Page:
I was glad to see that the BBros. also castigated the GOP for having the audacity to try to put over such a lack luster and drone of a clone candidate such as Romney on conservative voters. My take is that many Republicans would have heaved a sigh of relief and gone back to sleep if a Repug was prez and that wicked Dim was out. Meanwhile the totalitarian welfare/warfare state would continue to metastasize.

    Maybe people took the advice and drank the koolaid about the lesser of two evils. Between Mr. Romneycare and Mr. Obamacare, the possibility of going to war with Iran in voting with the first might have been decisive.

    IOW if enough conservatives refused to vote for Romney for that and other reasons (for instance, the way Paul’s delegates were handled at the convention in the mad rush to anoint Mitt), the handwriting was on the wall. Not only did fewer people vote in ’12 than in ’04 and ’08, fewer whites, his natural voting base, voted for Romney also – whatever the minorities did.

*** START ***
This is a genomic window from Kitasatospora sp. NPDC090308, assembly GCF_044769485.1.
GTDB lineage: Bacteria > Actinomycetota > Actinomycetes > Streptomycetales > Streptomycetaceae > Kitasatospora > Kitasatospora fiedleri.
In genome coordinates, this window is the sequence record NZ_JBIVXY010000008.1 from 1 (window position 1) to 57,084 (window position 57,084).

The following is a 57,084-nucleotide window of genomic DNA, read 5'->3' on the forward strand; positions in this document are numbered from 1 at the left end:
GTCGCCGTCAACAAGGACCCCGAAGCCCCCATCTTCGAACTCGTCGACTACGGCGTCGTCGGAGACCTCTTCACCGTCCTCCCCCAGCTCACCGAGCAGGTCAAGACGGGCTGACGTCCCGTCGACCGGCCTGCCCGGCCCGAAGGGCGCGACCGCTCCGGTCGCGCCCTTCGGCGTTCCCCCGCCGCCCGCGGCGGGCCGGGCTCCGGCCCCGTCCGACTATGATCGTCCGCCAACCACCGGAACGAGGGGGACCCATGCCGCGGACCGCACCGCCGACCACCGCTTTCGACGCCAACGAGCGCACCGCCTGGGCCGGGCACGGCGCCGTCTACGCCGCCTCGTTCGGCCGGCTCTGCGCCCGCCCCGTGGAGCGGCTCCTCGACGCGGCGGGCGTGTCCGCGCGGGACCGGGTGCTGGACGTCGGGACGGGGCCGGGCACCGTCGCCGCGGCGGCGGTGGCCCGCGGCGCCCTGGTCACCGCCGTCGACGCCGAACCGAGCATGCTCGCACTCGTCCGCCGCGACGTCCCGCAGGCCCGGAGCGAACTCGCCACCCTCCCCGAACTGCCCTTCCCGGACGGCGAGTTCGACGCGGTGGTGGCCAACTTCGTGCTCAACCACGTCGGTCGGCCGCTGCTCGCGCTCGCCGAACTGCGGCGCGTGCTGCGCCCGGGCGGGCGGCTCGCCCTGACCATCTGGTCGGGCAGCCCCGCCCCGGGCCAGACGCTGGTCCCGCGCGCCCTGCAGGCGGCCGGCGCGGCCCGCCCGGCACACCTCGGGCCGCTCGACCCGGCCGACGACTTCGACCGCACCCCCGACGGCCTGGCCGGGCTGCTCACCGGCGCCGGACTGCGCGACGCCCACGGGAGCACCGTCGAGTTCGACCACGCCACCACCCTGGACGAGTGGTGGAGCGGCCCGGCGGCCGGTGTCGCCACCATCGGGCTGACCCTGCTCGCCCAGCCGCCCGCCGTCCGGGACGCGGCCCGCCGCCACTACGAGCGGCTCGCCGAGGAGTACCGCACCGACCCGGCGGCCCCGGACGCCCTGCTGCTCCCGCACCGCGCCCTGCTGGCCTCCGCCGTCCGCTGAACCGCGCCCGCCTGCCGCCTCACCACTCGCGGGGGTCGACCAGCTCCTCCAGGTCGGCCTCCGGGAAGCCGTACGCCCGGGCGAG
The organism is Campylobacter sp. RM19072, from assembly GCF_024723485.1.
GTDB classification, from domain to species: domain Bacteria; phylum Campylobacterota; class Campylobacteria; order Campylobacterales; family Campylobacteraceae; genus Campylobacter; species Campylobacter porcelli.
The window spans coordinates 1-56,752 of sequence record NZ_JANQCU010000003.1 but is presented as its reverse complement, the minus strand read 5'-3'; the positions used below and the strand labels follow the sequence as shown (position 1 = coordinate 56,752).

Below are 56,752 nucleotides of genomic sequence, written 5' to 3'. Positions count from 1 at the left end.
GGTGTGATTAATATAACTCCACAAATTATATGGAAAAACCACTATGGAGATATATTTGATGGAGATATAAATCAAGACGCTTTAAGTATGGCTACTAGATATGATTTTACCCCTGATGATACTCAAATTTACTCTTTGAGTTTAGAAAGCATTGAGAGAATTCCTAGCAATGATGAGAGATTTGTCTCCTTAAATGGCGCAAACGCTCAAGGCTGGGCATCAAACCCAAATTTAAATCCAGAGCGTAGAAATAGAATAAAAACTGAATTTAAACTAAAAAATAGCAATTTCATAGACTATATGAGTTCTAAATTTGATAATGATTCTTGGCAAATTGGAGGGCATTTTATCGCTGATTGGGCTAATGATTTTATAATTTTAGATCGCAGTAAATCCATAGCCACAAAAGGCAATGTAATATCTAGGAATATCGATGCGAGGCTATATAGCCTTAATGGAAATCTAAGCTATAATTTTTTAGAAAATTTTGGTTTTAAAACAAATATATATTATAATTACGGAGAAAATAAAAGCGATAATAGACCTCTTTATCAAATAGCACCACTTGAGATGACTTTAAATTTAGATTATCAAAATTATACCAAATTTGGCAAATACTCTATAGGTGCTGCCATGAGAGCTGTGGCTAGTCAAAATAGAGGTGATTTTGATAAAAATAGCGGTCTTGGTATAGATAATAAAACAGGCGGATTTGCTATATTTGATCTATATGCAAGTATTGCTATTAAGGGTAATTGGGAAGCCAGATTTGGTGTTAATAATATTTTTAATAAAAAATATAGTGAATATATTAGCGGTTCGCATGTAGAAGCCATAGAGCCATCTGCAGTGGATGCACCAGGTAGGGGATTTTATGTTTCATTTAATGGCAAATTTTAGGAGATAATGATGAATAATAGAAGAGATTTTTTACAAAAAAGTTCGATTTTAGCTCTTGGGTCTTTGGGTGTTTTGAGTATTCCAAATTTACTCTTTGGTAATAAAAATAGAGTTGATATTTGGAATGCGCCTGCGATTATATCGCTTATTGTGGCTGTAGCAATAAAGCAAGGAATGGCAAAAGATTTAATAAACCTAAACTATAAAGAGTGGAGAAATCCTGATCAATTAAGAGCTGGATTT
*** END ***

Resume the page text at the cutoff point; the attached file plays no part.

Of course, Geo. W. Obama could do an about face like Geo. W. Bush with his initially humble foreign policy. We might need another false flag event, an October Surprise or a Reichstag fire, but these things can be managed. That, after all is what the CIA is all about overseas. Maybe like the drones, it will come home to America.
    I am not looking forward to it.

  12. rfwhite said,

    November 8, 2012 at 5:39 pm